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Monday, September 25, 2023
Sept. 25, 2023

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Lake Sammamish floatplane crash victim identified as Bellevue man


SEATTLE — The man who died Friday when a floatplane crashed into Lake Sammamish has been identified as Anthony Jurcan, an owner of the plane.

Jurcan, 80, died of blunt-force injuries, the King County Medical Examiner’s Office said Monday. A second person was critically injured in the crash.

Jurcan co-owned and was certified to fly the Seawind 3000, a fixed-wing single-engine plane built from a kit. He had a private pilot’s license and a repairman certificate for the aircraft, which is required for a person who builds a major portion of the plane, according to the Federal Aviation Administration.

Jurcan lived in Bellevue, near the Lake Sammamish shoreline, according to an FAA registry.

He and the other person were the only occupants of the plane, which crashed shortly after 11 a.m. Friday, the Bellevue Fire Department said.

Witnesses reported seeing the plane take off and then go up and down multiple times and reach about 50 feet before it nose-dived into the water, BFD spokesperson Heather Wong said.

Boaters got to the wreckage, pulled out both people and brought them to shore, then started CPR until first responders arrived. Wong emphasized the importance of the people who came to their aid, and that they knew CPR.

“Their willingness to help out truly can’t be underplayed,” she said.

As of Monday morning, the other person in the plane was in the intensive care unit in serious condition at the University of Washington Medical Center, Harborview Medical Center spokesperson Susan Gregg said.

The National Transportation Safety Board is investigating, and the wreckage has been recovered to an off-site facility for further analysis, NTSB spokesperson Sarah Taylor Sulick said. A preliminary report will be available within two to three weeks.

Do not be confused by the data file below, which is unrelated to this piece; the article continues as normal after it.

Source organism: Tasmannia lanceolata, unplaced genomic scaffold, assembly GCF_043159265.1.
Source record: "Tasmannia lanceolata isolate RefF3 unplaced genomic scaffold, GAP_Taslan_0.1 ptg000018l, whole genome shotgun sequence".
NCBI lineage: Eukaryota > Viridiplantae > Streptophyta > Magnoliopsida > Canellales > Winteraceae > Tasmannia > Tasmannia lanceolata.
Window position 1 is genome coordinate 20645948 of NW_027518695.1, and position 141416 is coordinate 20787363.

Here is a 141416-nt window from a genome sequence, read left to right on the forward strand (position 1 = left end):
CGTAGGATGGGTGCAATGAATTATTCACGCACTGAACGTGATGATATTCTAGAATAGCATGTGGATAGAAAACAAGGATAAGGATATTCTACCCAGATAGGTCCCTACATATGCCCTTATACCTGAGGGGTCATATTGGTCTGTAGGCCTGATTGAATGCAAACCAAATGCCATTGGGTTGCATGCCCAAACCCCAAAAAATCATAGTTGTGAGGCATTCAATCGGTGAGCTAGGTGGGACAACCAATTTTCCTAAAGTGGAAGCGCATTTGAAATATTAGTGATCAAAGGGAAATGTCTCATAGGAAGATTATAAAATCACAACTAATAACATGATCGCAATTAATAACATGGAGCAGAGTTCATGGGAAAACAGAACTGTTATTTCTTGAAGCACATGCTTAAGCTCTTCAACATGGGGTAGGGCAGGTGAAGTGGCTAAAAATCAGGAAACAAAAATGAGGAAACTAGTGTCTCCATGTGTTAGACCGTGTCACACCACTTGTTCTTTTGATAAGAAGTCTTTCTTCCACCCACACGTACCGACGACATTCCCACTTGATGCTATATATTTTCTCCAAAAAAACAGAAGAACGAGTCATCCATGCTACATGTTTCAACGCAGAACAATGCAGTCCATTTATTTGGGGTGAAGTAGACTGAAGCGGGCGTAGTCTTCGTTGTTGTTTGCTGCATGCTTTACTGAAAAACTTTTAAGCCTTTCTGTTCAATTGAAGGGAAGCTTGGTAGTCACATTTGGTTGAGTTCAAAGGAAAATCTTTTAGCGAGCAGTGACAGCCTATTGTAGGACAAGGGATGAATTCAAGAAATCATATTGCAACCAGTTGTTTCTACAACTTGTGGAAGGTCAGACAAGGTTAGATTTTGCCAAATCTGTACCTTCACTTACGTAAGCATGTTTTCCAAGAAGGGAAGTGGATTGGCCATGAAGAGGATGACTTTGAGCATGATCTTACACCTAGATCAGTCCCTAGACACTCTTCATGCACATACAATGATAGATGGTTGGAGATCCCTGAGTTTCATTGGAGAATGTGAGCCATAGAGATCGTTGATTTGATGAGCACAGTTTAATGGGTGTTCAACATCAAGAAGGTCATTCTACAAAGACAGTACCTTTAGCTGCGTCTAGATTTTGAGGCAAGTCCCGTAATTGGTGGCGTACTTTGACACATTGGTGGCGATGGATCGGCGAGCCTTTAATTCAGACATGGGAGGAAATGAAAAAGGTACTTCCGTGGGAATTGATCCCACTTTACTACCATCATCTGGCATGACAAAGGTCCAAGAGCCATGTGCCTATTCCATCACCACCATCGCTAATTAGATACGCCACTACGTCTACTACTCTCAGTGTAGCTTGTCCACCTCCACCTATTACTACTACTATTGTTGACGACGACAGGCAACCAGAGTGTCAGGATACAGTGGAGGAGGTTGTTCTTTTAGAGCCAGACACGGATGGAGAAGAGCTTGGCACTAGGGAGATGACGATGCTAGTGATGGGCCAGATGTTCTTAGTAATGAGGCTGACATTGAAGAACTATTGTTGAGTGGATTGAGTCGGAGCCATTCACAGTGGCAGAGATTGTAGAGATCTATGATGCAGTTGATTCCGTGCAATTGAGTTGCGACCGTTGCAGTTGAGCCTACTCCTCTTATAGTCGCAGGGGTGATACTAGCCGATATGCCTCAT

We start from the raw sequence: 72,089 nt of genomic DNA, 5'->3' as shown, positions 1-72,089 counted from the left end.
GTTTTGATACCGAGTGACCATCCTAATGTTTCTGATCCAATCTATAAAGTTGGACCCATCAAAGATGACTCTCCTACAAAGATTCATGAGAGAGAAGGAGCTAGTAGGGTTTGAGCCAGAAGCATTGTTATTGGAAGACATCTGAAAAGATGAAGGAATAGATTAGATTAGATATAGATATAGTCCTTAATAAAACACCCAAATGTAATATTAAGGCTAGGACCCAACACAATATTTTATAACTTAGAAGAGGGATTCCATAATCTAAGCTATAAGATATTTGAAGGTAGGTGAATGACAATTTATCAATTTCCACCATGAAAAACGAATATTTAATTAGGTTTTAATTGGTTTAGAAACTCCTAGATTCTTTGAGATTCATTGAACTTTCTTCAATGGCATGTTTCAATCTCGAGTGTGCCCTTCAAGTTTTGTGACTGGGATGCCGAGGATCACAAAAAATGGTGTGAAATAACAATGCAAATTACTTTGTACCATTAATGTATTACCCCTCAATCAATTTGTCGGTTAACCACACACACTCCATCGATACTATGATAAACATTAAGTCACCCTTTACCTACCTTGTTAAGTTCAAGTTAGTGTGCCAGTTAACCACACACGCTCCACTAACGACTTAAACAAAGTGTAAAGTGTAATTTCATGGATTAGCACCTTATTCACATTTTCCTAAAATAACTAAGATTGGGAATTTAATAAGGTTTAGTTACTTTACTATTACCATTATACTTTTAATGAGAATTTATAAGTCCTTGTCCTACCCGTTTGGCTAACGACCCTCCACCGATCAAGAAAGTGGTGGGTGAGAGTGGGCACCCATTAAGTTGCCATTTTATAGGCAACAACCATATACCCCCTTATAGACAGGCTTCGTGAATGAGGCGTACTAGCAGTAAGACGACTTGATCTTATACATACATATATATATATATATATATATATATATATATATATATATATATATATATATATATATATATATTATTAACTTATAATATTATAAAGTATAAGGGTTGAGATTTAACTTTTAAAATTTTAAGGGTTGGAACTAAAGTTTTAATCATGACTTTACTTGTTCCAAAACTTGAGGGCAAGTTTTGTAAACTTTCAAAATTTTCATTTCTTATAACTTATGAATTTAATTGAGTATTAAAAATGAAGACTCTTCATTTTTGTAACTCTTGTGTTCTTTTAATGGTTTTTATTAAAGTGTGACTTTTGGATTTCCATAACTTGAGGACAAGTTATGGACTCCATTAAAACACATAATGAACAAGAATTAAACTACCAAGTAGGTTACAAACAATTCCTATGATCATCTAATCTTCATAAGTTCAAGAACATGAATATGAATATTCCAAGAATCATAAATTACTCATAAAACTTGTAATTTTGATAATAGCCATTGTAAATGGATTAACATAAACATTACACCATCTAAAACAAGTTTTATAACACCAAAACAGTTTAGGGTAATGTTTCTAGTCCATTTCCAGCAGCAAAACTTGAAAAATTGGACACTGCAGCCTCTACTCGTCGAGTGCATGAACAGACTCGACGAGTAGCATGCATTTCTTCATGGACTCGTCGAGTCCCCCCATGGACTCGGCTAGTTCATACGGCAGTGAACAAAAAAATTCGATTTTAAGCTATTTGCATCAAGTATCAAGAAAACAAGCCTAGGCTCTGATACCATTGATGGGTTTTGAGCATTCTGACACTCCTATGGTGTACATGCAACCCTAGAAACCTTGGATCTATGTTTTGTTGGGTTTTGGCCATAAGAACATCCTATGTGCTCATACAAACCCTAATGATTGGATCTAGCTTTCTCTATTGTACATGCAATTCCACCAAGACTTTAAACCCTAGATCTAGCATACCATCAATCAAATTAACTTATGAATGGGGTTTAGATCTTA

Jurcan’s plane was substantially damaged in 2016 when it hit a Renton Municipal Airport runway sign as he attempted to land after the plane’s landing gear malfunctioned, according to an NTSB report. Jurcan and a passenger were nearing the end of a cross-country trip from Lakeport, Calif., to Lake Sammamish, when he realized the right landing gear indicator light was off and the hydraulic pressure read zero. He decided to land on the Renton runway, and when the plane touched down, it veered, slid along the grass and hit the airport sign. Neither he nor the passenger were injured.

The NTSB cited the cause as a failure of the landing gear system to fully retract or extend because of a cracked hydraulic fitting flare, resulting in loss of hydraulic pressure.

In a later interview with NTSB, Jurcan said he had purchased components needed for an emergency landing gear extension system and was in the process of repairing the airplane.